Celebrate Toronto unites all generations on city’s 184th birthday
Toronto celebrated its 184th anniversary with an explosion of artwork at Nathan Phillips Square this week.
The event was hosted by Celebrate Toronto, which worked together with talented artists including Shannon Blair and Summer Leigh.
Blair’s booth featured her abstract artwork, which she says transforms existential thoughts into tangible artwork that people can contemplate about and proudly hang on their wall.
“It’s all what I call ‘conversations with the universe,’ so it’s very much a cathartic process of creating something beautiful out of anything,” she said.
Leigh is an artist at EnvisionTO, an art project that is applying Toronto’s history into 3-D, who exhibited a virtual reality experience of Toronto’s past, present and future.
Torontonians scanned a Quick Response code on their phones, then placed their phones into a red virtual reality headset and looked around the landscape. The audience was then able to “time travel” to either the past or future by staring into a portal within the virtual reality world.
Those worlds consisted of small wooden boats in the Great Lakes in the city’s early history to hovercrafts scurrying around the city, reminiscent of the busy flying vehicles from Star Wars.
Leigh has a passion for Toronto’s history that was only highlighted by her knowledge beyond the city’s 184 years.
“For me, when we’re looking back at the past, Toronto is over 10,000 years old. There’s a history long past 184 here, and that’s something for us that’s really important to show,” she said.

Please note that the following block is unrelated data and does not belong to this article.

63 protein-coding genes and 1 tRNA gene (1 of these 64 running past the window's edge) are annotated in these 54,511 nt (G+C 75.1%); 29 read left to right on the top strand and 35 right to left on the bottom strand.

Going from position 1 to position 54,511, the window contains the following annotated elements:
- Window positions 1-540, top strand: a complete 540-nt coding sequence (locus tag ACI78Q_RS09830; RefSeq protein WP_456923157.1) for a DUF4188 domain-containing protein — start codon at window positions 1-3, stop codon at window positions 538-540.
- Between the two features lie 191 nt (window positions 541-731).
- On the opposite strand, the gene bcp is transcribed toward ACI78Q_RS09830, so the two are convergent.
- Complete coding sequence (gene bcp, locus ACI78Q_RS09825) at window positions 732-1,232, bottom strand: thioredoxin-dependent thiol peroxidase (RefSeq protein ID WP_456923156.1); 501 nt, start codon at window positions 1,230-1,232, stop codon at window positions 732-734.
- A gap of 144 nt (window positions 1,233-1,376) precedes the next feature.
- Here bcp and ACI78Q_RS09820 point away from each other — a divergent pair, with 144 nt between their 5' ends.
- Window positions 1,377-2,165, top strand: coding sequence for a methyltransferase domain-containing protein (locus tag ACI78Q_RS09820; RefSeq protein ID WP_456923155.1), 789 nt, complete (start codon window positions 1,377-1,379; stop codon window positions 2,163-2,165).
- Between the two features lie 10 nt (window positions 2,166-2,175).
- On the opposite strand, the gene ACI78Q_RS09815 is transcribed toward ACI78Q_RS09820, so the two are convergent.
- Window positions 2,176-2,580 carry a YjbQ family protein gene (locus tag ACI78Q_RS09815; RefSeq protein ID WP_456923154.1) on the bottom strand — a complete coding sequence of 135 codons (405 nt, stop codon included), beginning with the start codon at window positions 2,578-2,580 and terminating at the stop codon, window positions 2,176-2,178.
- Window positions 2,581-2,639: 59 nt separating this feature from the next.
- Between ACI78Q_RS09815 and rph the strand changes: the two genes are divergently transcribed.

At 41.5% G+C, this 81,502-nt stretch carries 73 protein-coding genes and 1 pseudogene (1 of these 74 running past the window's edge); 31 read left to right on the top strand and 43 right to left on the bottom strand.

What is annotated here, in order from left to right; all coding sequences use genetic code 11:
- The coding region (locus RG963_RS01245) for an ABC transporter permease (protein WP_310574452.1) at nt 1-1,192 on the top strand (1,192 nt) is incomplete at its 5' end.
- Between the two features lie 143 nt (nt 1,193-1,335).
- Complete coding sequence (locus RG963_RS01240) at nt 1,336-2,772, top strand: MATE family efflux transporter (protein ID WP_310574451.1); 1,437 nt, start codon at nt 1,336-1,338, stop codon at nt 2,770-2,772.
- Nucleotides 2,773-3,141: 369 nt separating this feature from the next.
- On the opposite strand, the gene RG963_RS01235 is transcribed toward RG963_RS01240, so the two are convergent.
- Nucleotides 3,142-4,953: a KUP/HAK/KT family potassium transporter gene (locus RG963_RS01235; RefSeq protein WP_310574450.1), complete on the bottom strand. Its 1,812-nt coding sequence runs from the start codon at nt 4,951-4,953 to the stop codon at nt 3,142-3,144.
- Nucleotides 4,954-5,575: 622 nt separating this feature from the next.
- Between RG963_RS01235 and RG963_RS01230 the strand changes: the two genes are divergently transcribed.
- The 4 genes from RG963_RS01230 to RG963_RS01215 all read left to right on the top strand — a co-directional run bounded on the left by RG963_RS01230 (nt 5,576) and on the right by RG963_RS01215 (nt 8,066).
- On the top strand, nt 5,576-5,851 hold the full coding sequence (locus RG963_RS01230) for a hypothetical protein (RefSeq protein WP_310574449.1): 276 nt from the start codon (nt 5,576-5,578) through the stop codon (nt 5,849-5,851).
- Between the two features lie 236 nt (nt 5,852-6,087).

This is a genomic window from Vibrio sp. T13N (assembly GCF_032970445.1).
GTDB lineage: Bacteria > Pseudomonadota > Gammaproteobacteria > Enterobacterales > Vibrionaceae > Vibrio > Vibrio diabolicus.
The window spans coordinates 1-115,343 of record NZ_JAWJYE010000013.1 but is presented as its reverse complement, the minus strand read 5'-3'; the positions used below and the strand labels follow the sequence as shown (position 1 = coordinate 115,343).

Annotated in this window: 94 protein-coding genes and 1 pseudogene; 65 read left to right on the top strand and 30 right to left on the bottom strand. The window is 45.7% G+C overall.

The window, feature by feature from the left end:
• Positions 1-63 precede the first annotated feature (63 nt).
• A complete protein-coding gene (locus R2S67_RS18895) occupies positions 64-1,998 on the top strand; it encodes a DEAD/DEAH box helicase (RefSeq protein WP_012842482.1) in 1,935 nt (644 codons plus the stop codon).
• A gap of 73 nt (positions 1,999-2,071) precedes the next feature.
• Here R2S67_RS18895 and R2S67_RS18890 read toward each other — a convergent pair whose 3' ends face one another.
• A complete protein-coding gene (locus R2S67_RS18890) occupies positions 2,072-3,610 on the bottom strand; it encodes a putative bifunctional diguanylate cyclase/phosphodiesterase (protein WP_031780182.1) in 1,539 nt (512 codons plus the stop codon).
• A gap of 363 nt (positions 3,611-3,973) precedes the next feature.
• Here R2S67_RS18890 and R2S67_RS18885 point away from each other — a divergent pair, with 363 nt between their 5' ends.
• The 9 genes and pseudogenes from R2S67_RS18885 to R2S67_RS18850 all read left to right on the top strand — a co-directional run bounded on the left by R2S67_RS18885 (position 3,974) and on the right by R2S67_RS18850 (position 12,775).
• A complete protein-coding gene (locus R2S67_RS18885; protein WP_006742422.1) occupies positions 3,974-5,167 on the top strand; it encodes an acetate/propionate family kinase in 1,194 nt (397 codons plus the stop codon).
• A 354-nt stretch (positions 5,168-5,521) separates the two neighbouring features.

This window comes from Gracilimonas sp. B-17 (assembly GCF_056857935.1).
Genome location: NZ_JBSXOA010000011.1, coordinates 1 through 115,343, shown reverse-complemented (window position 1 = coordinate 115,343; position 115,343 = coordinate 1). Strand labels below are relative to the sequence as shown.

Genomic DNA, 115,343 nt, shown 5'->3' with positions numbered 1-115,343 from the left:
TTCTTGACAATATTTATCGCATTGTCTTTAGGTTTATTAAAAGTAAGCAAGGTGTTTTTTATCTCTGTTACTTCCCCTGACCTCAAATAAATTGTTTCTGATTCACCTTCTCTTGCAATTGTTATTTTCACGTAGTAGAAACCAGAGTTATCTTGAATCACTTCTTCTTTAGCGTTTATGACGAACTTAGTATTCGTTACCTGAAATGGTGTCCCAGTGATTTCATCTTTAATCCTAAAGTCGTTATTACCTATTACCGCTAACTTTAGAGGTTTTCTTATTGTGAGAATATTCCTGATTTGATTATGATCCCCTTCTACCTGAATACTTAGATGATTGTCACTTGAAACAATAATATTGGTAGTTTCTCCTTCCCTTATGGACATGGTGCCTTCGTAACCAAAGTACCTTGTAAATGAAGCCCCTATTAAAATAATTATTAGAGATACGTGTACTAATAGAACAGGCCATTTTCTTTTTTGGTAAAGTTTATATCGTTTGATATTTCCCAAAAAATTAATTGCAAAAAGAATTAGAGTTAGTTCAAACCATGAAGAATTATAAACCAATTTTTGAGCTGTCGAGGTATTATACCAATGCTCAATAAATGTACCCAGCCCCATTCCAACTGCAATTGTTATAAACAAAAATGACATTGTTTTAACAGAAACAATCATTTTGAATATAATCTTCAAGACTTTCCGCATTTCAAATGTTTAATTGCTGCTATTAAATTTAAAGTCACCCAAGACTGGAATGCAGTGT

To Leigh, Canada 150 was a great opportunity for people to pause and think about the next 150 years, and to reflect upon the past and present, her art exhibit has the same goal about the future.
Multiculturalism in Toronto is no mere vision, as people from all parts of the world inhabit it and have fallen in love with the city. Even simple pleasures like skating in Nathan Phillips Square saw no end in the number of skaters, laughter and families who wanted to capture each and every moment.
“Toronto has really welcomed us,” said visitor Mariana Pinto. “We’re not Canadian — we’re from Brazil, me and my family and friends. And it’s really nice that we came come and be part of Toronto’s history.
“Every time I come here, it’s a new experience, a new memory,” she said.
Meanwhile, Laurel Astridge, who went on the outdoor rink for the first time in a long while, loved how the city’s attractions like the CN Tower and the Square allowed her to easily catch up with her friends.
“It’s a celebration of diversity and a place I call home,” she said.
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